Archive for the 'inspiring thoughts' Category
If you want to find Joy, do what you love.
I’ve tried to distill it into a very simple tool for reviewing your current career situation and ensuring you’re on the right path to a happy and fulfilled life – hence why I call it ‘Career Planning in 60 Seconds’.
If you’ve not found the way to your central ‘heart’ yet, now’s the time to start thinking about where you want to go in your career, and in your life.
“Choose a job you love, and
you will never have to work
a day in your life.” ~ Confucius
Critically, it’s up to you to choose your path; only you can define what ‘Joy’ means for you, so don’t wait for someone else to tell you what to do.
The easiest way to start finding the way to your ‘heart’ is to write lists of all the things that fit in the three yellow (outer) circles of the diagram, based on your own unique preferences and circumstances:
‘What You Care About’ refers to the things that you love doing, that you care about, and that matter to you in the longer term:
- Your passions, e.g. music, design, photography.
- Your beliefs, e.g. environmental sustainability, education for all, societal equality.
- Your ‘soul food’, e.g. spending time with your family, community activities, teaching students.
‘What You’re Good At’ refers to your actual skills and abilities. It’s important to be honest with yourself here, and take a broad perspective:
- Identify the things that you are good at – even things you may take for granted (e.g. helping others understand complexity)
- Things that you are good at, but don’t necessarily want to do every day (e.g. a deep mastery of spreadsheets and coding)
- Avoid things you wish you were good at, but where you haven’t achieved greatness yet (e.g. true fluency in a foreign language)
‘What Pays Well’ refers to the things that keep you alive. Don’t confuse this with ‘soul food’ – this is all about feeding mouths and paying the rent:
- Most people need money to live, so regardless of whether you like that fact, take some time to work out what your desired lifestyle costs, and then add on some extra for savings and special occasions.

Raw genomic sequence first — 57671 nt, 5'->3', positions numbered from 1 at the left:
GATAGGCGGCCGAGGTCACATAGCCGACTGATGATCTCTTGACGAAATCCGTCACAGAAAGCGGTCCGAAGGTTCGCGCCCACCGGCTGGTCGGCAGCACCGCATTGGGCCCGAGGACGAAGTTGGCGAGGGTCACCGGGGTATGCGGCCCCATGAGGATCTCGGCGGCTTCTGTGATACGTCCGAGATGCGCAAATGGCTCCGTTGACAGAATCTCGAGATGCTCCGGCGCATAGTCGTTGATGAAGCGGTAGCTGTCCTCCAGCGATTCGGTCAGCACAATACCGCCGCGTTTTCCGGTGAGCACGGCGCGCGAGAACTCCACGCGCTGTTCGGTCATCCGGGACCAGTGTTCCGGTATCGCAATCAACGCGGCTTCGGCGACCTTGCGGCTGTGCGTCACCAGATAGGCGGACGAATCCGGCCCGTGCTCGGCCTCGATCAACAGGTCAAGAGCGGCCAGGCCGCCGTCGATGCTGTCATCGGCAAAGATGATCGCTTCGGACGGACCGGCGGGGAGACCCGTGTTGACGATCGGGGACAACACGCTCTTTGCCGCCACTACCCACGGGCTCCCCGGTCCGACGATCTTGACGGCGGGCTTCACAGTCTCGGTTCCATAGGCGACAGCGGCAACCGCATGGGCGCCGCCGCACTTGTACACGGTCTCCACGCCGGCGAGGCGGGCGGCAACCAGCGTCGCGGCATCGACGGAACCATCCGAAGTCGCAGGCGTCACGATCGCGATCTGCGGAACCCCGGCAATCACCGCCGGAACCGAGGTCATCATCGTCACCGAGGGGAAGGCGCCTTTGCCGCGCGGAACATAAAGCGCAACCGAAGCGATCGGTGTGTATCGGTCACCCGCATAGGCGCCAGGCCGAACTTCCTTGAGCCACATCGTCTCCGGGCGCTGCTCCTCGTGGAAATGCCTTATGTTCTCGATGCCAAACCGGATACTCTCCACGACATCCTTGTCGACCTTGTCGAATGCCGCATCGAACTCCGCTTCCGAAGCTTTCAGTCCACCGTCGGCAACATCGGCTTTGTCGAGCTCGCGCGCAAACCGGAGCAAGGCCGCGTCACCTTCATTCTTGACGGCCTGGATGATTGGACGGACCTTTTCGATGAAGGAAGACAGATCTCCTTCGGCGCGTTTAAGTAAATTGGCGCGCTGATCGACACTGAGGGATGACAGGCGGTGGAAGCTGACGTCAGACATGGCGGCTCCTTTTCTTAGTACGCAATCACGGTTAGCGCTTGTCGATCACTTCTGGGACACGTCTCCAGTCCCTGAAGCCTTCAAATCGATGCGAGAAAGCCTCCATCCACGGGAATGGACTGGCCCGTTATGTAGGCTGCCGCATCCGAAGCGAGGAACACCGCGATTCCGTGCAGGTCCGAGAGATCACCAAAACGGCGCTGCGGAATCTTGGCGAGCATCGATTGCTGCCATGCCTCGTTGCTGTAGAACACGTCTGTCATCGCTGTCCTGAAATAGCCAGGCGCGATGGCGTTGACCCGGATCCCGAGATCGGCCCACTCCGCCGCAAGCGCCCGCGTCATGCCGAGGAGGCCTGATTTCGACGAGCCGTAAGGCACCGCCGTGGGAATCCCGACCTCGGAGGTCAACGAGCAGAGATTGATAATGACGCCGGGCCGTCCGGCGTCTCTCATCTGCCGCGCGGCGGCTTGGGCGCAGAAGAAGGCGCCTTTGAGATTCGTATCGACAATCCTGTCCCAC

- However, if you genuinely believe you can be self-sufficient and survive without money, and that lifestyle appeals to you, add it to your list.
- Try to think laterally about how you might achieve your lifestyle goals too, especially in light of the things you listed for the previous two circles; could a change of city, country or lifestyle help you to make things in the other two circles more viable?
The trick is to find a job, career or vocation that links at least one thing on each of your three individual lists.
As the orange sections highlight, any form of compromise will leave you feeling incomplete, and it’s only when you can link all three yellow circles that will you find your true Joy.
However, it’s unlikely that you’ll find your way to the central heart straight away, so use these orange sections to guide your path, based on how you’d like to live your life in the meantime.
It’s also important to stress that the path to Joy will be different for everyone, and that the path is rarely clear or straightforward.
However, unless you start proactively making things happen yourself, it’s very unlikely that you’ll reach your heart by accident.
So start planning your path now, and give yourself the best possible chance of living a Joy-filled life.
Tags: brand building, branding, marketing strategy, simon sinek, ted
I’m a bit late to this great talk from Simon Sinek, but it really resonated with me, so I thought I’d share it here for anyone else who might have missed it (it’s also worth watching a second time if you’ve seen it before!).
Simon’s overall premise is that people buy into compelling reasons more easily than they buy into specific functions.
His argument is very well put, and the logic is very difficult to dispute, but for some reason, marketers around the world still struggle to grasp the implications.
Brands that understand why people should care are far more likely to succeed than those who just push the what.
If you want to know more, check out Simon’s Start With Why website.
Tags: advertising, brand strategy, classics, communications proposition, creativity, Dave Trott, engagement, fresh perspectives, Marketing, planning, simplicity, strategy, Talks
I learned so much from this talk he gave a while back at the APG that I feel compelled to share the whole thing here.
It’s an hour or more long, but make time to watch it all – sit down with a drink and give it your full attention.
And take notes – I guarantee you’ll want to refer back to things. I took so many notes, I ran out of space in my notebook.
Take it away Dave.
Part 8 [there doesn’t appear to be a part 7]
Thanks very much to Gwen for introducing me to this great talk